RADIUM, used in hospital work inside tiny “needles,” may easily be mislaid; and a thousand dollars’ worth is almost invisible to the eye. Recently a tube disappeared from a hospital at Sioux Falls, S. D., and, though only 3/4″ x 1/16″, represented $3,000 value. A couple of scientists promptly improvised a radium finder from a glass flash and a strip of gold leaf and went over to the dumping ground. Strong indications of radioactivity —the leaf of gold in the homemade electroscope collapsing—were found whenever a certain pig was approached. So the pig was converted into sausage material, and in its stomach was found the little radium capsule— to the surprise of the pig’s proprietor.

The principle of the electroscope is that when it is charged, the same electrical polarity—whether positive or negative—is on the insulated metal rod through the stopper of sulphur, or other high insulator, and on the gold leaf attached to the rod. The gold leaf is repelled, and stands out at a high angle, until the electroscope is discharged. But if ultra-violet light, or radium rays, fall on the flask, the air inside it becomes ionized (electrified) and conductive; the charge immediately leaks off the rod and the leaf falls.


Chinese people don’t kiss? I guess if Popular Science says it then it must be true.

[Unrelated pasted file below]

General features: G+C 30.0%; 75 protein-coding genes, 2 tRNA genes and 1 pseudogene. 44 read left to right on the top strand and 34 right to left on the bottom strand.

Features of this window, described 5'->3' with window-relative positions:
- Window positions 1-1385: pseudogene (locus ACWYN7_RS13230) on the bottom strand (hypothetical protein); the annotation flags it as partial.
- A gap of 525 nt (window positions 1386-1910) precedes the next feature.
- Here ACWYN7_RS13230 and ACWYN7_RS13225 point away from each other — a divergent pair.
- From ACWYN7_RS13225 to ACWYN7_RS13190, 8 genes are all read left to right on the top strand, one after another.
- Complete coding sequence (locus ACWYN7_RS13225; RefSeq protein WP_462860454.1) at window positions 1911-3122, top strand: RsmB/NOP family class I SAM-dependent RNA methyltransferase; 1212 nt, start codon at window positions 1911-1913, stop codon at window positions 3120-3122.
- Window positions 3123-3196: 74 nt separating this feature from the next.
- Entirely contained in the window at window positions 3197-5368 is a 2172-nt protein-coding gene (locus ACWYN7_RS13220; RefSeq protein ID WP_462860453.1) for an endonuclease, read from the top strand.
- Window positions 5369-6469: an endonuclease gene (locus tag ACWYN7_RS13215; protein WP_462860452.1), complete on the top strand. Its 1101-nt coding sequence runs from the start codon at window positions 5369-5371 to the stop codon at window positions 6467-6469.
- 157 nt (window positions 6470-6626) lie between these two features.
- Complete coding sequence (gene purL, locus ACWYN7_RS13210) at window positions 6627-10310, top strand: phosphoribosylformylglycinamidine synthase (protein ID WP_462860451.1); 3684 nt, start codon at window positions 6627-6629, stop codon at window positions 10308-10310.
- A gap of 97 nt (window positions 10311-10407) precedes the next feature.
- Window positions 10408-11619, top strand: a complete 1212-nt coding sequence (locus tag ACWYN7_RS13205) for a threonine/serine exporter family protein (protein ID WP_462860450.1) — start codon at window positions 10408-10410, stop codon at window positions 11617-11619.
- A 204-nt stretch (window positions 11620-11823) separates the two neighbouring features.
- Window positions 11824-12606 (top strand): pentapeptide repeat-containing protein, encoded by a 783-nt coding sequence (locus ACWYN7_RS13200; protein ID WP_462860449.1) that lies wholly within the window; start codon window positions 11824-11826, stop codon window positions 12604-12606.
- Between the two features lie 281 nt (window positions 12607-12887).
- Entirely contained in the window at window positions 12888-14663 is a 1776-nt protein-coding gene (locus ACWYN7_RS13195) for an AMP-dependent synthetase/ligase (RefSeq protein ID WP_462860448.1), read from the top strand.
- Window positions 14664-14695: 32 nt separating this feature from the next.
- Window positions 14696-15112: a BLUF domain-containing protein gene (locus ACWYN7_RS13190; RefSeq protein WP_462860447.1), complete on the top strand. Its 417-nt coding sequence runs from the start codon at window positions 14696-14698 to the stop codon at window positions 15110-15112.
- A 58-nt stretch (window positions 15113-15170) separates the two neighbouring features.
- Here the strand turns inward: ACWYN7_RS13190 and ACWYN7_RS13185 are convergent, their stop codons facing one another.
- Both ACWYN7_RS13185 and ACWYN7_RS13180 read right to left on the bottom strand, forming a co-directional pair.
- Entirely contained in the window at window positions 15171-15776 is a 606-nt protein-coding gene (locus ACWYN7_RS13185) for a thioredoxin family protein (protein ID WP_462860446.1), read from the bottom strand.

When American movies invade foreign lands, they are likely to meet with a strange reception, according to the customs of the country. In the theaters of interior China, an attendant stands at the side of the auditorium. When he sees an upraised hand in the audience, he wrings out a hot towel and deftly shoots it, sometimes as far as fifty feet, to the patron. The recipient wipes off his face and goes on watching the show. Before every kissing sequence in a film, an announcer explains and demonstrates what a kiss is, and what it means to white people. The Chinese do not kiss.

Texas Rabbits Roped Like Steers (Nov, 1932)

I think I’m going to have to call bullshit on this one. Unless that’s actually a Kangaroo…

Texas Rabbits Roped Like Steers

THE jackrabbits they sure grow big in the Lone Star State. If you need graphic proof just take a look at the photo at the right. Believe it or not, but that thing hanging by its hind legs is a rabbit, and not an overgrown police dog.

These critters play a leading role in the rabbit roping contest held every year in the little town of Odessa, in Wild Western part of Texas. The idea of roping a rabbit does not seem so easy when you see what it is that gets roped.

Bugle Call into Megaphone Gets ’em Up in the Morning (Mar, 1941)

Bugle Call into Megaphone Gets ’em Up in the Morning

Reveille sounds painfully loud these days to the boys in camp at Fort Jackson, S. C. When the bugler sounds “I can’t get ’em up in the morning” he steps to a huge megaphone that blasts his notes throughout the camp. Mess call, he finds, does not require so much artificial amplification.

Hobbyist Strings Bottle Caps into Many Useful Articles (Dec, 1938)

That plane sure looks useful.

Hobbyist Strings Bottle Caps into Many Useful Articles
Out of the ash can comes the material for a Miami modelmaker. His hobby is fashioning household articles out of old bottle caps. Small tables, flower stands for the porch, and baskets are some of his creations, made by stringing the metal caps on old wire coat hangers. One of the largest articles built of this strange material was a model airplane requiring 2,200 bottle caps.